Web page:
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  • \$\begingroup\$ Thanks a lot understood :) Also this is probably the best welcome I have ever received on any SE so many upvotes \$\endgroup\$ – FoundABetterName Oct 9 '20 at 15:31
  • \$\begingroup\$ i just checked you github profile and man you learnt coding at such a young age can you refer to some resources which you used? I am totally new to coding \$\endgroup\$ – FoundABetterName Oct 9 '20 at 15:39
  • 1
    \$\begingroup\$ Thanks a lot as a side question how long did it take you to master C++? I am studying C as I was following the cs50 course and they started with this \$\endgroup\$ – FoundABetterName Oct 9 '20 at 15:49
  • \$\begingroup\$ Let us continue this discussion in chat. \$\endgroup\$ – FoundABetterName Oct 9 '20 at 15:51
  • \$\begingroup\$ "The most time-consuming part of your program is to loop through the array." --> The most time consuming is the execution of complex functions like scanf() and printf(), dwarfing the concern about using a separate average(int length, int array[]). Better to focus on reducing O(n) ( which was done here with memory usage) than concerns about "number of loops from 2 into 1"`. \$\endgroup\$ – chux - Reinstate Monica Oct 10 '20 at 16:09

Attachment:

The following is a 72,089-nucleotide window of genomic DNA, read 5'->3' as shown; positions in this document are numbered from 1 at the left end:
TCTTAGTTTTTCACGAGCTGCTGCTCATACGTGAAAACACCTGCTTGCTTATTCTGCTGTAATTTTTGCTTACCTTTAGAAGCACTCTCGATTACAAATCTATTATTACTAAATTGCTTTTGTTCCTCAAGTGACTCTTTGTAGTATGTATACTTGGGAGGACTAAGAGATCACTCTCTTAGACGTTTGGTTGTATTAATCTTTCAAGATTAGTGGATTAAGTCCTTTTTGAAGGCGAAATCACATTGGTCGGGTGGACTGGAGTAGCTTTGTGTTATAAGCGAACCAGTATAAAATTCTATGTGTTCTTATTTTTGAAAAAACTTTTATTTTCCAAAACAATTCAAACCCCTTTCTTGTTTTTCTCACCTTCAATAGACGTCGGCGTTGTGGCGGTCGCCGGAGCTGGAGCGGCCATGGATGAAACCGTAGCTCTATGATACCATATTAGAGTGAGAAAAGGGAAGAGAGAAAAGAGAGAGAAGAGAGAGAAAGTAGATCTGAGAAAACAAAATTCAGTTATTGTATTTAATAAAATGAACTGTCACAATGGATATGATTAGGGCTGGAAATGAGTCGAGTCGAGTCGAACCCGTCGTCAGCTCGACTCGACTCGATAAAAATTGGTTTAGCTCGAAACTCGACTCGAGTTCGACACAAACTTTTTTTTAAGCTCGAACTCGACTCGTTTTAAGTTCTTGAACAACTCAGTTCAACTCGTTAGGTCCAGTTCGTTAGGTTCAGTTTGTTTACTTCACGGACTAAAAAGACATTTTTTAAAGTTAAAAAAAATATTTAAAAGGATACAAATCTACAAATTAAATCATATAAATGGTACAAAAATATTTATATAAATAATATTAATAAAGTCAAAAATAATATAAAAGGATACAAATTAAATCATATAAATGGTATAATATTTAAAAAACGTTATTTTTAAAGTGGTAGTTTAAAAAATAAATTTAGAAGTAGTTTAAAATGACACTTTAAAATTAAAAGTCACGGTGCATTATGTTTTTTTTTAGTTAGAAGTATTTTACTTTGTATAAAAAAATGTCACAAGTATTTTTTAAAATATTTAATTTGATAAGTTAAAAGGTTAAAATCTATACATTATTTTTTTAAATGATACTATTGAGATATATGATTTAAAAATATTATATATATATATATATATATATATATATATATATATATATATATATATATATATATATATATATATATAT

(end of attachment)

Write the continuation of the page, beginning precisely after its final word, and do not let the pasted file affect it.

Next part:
2
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... major concern is, is it more efficient to get the number of scores as a Command Line Argument or is the current approach better in case if sometime in the future someone designs a Interactive Front-End for it?

"more efficient" needs to focus on order of complexity, else one wastes valuable coding effort in premature optimizations. OP's code run-time is O(n). It does not get better in run-time using using 1 loop or 2.

current approach better incase if sometime in the future someone designs a Interactive Front-End for it?

Current is better.

Code architecture designed for growth is a good idea. A good strategy is to separate input, processing and output.

In OP's small code, loops can be combined (saves memory), yet for growth and real larger code, and portability, maintain separations.

// Pseudo code
main()
  setup()
  input()
  process_data()
  output()
  cleanup()

Set aside small linear time improvement concerns and look to proper full range functionality

  • Below code can readily overflow sum += array[j].
  • float in C is rarely the preferred type. Use double and reduce precision loss.
  • Array sizing best done with size_t.
  • Consider future trends with function signatures (which OP followed with length 1st).